ST. PAULS — Mayor Buddy Westbrook told the St. Pauls Board of Commissioners at its Thursday meeting that the town has won a $50,000 grant that it hopes to parlay into additional money.
The town applied for the Talent Enhancement Capacity Building grant, a Community Development Block Grant, in January. It will help the town pay for the application process for other grants through the North Carolina Department of Commerce.
Adrian Lowery, the town’s representative to the Lumber River Council of Governments, told the board at its January meeting that there is not much competition for the grant that is awarded on a “first-come, first-serve basis.”
Westbrook said he wasn’t sure what other grants the town would chase first.
Also on Thursday, the board followed the Planning Board’s recommendation to deny Ronald Smith’s request for a conditional-use permit that he wants for a commercial use on East Blue Street property that is in a Residential zone.
Jerry Quick, a Planning Board member, said after the meeting that the recommendation was based on the concerns of Smith’s neighbors, who had filled the town’s meeting room to oppose the permit.
“What’s to stop the next person from wanting one, and then another and another one?” he said. “If you do it for one person, you have to do it for everyone. … We want to be fair to all the residents.”
In other action, the board:
— Approved a $1,315.20 tax refund for Warehouse Leasing LLC after a county re-evaluation lowered the tax value of a building from $423,800 to $204,600. Westbrook said that the devaluation was based on the removal of several pieces of machinery.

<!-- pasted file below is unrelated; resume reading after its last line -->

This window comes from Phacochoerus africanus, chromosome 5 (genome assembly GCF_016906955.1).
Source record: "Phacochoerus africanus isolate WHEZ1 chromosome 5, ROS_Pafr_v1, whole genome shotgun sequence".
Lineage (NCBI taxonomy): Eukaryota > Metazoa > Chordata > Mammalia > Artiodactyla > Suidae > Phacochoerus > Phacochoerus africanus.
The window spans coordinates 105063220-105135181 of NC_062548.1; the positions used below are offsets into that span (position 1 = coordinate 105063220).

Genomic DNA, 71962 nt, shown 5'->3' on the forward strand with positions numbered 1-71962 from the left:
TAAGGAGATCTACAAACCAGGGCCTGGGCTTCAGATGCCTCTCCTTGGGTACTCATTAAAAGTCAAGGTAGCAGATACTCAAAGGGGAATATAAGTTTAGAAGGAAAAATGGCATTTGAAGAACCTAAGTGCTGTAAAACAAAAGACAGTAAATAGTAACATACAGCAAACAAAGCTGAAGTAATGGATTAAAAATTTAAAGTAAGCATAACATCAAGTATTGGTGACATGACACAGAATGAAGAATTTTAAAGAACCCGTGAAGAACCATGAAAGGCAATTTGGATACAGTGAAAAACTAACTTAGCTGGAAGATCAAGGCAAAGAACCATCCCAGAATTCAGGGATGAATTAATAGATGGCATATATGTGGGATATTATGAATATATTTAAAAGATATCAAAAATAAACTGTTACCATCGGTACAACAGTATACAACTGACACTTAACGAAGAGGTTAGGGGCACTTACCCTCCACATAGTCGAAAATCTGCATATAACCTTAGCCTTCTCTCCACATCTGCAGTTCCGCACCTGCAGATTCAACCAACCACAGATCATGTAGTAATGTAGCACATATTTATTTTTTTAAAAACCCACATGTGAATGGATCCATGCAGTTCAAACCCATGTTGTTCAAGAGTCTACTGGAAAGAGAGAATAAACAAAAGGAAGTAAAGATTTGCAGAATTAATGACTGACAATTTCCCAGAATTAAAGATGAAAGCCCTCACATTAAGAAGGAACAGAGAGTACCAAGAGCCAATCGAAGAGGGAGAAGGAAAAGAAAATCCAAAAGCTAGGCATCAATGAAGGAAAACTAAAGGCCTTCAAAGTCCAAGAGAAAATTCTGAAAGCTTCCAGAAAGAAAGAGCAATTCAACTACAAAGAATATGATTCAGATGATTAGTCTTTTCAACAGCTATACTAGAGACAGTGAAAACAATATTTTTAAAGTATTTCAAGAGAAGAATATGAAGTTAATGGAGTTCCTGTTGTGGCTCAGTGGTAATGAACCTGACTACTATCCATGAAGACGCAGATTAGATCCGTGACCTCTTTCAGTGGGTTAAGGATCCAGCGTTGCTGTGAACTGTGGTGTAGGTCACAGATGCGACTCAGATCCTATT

— Heard from Tommy Hall, who praised the town’s Public Works Department for trimming weeds on Second Street, a concern he had previously taken to the town. He also told the board that promotional materials about the town were flying off the shelves at Interstate 95 welcome centers and the Days Inn on Broad Street, and he was working to keep them stocked.
— Heard from Commissioner Ghee Johnson, who praised the Public Works Department for its work, saying “everything looks excellent … from cutting the trees to trimming the grass … I know it’s taxing on you but it looks good.”
— Again heard from Johnson, who told the board that a resident complained that the town’s code enforcement officer, Frances Stayton, had “talked so nasty to him” over an alleged code violation that his heart monitor had alerted his doctors at Duke Medical Center. The board later went into a closed session to discuss the matter.
— Heard from Quick, who spoke during the public comment period to voice his displeasure over the county’s justice system, saying that a town resident who has been in several accidents should be kept off of the town’s roads.
“Is it going to take a human life for him to realize that he needs to be off the road?” he said.
— Talked at length about possibly declaring a home on the corner of Fourth and Armfield streets a public nuisance, with Police Chief Tommy Hagens saying that there are “ladies of the night” who hang out on the streets and nearby service stations.
“This is new — it’s something we’ve never had to deal with before,” he said.
— Approved a $2,000 contract with Jerry Hall to remove two trees on West Broad Street. The trees have to be removed from a resident’s yard in order for the town to get the easement for a new sidewalk. The town also authorized the Public Works department to remove two Bradford Pears on East Broad Street.
— Approved a letter of recognition for Willie Stewart, a soldier with ties to St. Pauls who was awarded a Purple Heart after being injured in Afghanistan. The letter will be signed by the mayor and commissioners and mounted on a wood plaque.
“It’s the least we can do for all he’s been through,” Westbrook said.
Abbi Overfelt works for Civitas Media as the editor of The St. Pauls Review and The Red Springs Citizen.